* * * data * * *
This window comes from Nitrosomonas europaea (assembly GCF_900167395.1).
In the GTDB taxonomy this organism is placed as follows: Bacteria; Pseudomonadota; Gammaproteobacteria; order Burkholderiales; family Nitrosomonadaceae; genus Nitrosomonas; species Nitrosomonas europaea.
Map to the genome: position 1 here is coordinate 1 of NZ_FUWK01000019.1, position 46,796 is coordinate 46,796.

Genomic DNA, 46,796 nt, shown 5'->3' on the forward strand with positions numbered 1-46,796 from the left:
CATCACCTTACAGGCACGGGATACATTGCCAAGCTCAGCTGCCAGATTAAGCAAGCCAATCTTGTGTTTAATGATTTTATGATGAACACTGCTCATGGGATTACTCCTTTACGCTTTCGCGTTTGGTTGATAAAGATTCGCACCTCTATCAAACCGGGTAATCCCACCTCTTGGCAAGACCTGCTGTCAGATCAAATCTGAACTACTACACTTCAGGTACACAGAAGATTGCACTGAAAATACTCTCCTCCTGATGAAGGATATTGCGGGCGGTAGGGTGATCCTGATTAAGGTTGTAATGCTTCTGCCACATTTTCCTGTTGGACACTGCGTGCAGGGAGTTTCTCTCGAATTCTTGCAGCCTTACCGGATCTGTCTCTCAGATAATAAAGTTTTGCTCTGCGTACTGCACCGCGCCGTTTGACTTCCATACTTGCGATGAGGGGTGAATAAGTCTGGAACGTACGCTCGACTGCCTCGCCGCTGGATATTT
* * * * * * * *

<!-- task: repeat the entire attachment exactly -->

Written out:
This window comes from Nitrosomonas europaea (assembly GCF_900167395.1).
In the GTDB taxonomy this organism is placed as follows: Bacteria; Pseudomonadota; Gammaproteobacteria; order Burkholderiales; family Nitrosomonadaceae; genus Nitrosomonas; species Nitrosomonas europaea.
Map to the genome: position 1 here is coordinate 1 of NZ_FUWK01000019.1, position 46,796 is coordinate 46,796.

Genomic DNA, 46,796 nt, shown 5'->3' on the forward strand with positions numbered 1-46,796 from the left:
CATCACCTTACAGGCACGGGATACATTGCCAAGCTCAGCTGCCAGATTAAGCAAGCCAATCTTGTGTTTAATGATTTTATGATGAACACTGCTCATGGGATTACTCCTTTACGCTTTCGCGTTTGGTTGATAAAGATTCGCACCTCTATCAAACCGGGTAATCCCACCTCTTGGCAAGACCTGCTGTCAGATCAAATCTGAACTACTACACTTCAGGTACACAGAAGATTGCACTGAAAATACTCTCCTCCTGATGAAGGATATTGCGGGCGGTAGGGTGATCCTGATTAAGGTTGTAATGCTTCTGCCACATTTTCCTGTTGGACACTGCGTGCAGGGAGTTTCTCTCGAATTCTTGCAGCCTTACCGGATCTGTCTCTCAGATAATAAAGTTTTGCTCTGCGTACTGCACCGCGCCGTTTGACTTCCATACTTGCGATGAGGGGTGAATAAGTCTGGAACGTACGCTCGACTGCCTCGCCGCTGGATATTT